Drink Magazine

Anyone for a Tobacco Flavoured Cocktail?

By Periscope @periscopepost

Anyone for a tobacco flavoured cocktail?

To Barts last night to sample their new tobacco flavoured range of cocktails. Barts is a cool, speakeasy-style bar in Sloane Avenue which is hard to find but lovely once you’re there, with cartoons and old clocks on the walls and fishing buckets hanging from the bar and lovely wooden tables and comfortable, squashy chairs. They are known for having some of the most delicious (and brilliantly named) cocktails in London – including a wonderful rhubarb one called The Charleston Crumble – which you can get served in sharing portions in teapots or tophats. All in all, retro heaven.

I must admit, I was somewhat apprehensive about tobacco flavoured drinks. I mean, there are few smells more delicious than a packet of fresh rolling tobacco – but few more revolting than an old ashtray. Where on the scale would these fall?

We were brought a selection of four drinks: a Signature (tobacco liqueur, honey liqueur, champagne and orange peel); an In Vogue (tobacco liqueer, rasberry liqueur, fresh rasberries, tequila); a Holy Smoke (tobacco liqueur, cognac, rum; and a shot of straight tobacco liqueur. And they were all absolutely delicious. The In Vogue particularly was fab – crisp and sweet and fruity with an aniseedy aftertaste from the tequila. The straight tobacco liqueur wasn’t bad either, slightly smoky and sweet (it’s flavoured with vanilla, too), a bit like Amaretto or Cointreau. Yum yum yum. Plus, we were given a cigar which we smoked in the car on the way home, feeling very gangsta.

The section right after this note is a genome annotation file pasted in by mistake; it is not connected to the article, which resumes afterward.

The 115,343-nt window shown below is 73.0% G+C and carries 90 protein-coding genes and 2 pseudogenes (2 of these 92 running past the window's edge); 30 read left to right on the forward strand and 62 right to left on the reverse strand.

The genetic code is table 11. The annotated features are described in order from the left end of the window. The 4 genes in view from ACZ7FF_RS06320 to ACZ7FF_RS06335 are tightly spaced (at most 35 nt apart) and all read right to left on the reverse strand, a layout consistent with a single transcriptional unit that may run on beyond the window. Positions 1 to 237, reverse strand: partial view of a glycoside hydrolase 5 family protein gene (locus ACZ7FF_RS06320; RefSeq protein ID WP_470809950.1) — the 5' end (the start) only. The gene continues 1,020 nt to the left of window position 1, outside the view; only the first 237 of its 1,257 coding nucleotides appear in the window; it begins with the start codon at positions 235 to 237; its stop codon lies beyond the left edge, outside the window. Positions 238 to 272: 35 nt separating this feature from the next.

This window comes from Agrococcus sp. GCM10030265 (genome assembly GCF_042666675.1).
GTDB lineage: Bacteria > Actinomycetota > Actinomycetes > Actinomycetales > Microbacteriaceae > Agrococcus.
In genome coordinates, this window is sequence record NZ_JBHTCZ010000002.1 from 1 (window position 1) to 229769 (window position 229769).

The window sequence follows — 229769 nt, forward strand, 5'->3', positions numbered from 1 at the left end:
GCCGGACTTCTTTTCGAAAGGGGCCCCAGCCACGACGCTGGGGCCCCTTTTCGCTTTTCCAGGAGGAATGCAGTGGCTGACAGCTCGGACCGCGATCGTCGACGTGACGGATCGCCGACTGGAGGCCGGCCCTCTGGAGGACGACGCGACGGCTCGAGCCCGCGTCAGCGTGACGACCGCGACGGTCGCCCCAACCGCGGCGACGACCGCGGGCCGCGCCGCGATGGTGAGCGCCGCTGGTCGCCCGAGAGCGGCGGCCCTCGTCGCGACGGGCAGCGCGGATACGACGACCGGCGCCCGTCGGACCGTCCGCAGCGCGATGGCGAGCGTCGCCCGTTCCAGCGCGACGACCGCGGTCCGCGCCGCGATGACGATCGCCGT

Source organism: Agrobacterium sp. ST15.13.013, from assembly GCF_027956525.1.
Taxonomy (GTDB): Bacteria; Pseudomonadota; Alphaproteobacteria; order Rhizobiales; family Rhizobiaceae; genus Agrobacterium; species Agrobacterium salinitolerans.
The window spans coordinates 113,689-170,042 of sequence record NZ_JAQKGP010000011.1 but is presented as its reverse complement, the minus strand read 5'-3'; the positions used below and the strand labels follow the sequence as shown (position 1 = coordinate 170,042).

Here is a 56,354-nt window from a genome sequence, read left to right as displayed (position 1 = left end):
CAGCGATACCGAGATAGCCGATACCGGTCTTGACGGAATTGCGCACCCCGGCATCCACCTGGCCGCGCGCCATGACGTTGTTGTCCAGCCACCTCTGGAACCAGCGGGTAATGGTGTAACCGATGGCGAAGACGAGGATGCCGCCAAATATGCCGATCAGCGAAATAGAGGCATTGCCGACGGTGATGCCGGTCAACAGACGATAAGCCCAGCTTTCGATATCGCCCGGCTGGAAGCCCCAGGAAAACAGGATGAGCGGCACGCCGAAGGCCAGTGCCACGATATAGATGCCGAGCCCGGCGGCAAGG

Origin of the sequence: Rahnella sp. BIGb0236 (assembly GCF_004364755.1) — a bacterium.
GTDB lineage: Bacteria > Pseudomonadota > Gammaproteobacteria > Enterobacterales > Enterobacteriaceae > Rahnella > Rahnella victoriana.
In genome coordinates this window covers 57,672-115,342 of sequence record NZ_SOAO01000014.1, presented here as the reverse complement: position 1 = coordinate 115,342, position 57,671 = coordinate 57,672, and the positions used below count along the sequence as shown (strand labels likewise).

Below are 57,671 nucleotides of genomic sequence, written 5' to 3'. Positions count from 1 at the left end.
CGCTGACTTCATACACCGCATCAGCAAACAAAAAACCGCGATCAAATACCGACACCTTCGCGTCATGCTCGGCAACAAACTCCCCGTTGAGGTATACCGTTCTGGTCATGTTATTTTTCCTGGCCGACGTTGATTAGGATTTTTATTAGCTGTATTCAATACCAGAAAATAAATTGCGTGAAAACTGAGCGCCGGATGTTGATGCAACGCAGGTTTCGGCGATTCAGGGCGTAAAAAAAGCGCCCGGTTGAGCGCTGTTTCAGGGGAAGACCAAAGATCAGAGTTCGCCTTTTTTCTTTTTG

I never really experiment with cocktails; like most people, I know what I like (mojhito or daiquiri) and tend to always order that, rather like a Wagamama’s. But wow they can be delicious when you branch out. We also sampled a margarita (heaven) and some more of those rhubarb ones (which taste like a Platonic ideal of rhubarb). If only one could have a cocktail tasting, like a wine tasting. But it’d only be a matter of minutes before one’d be too drunk to be able to taste anything.

This is an edited version of a piece that first appeared on Violet Hudson’s blog.

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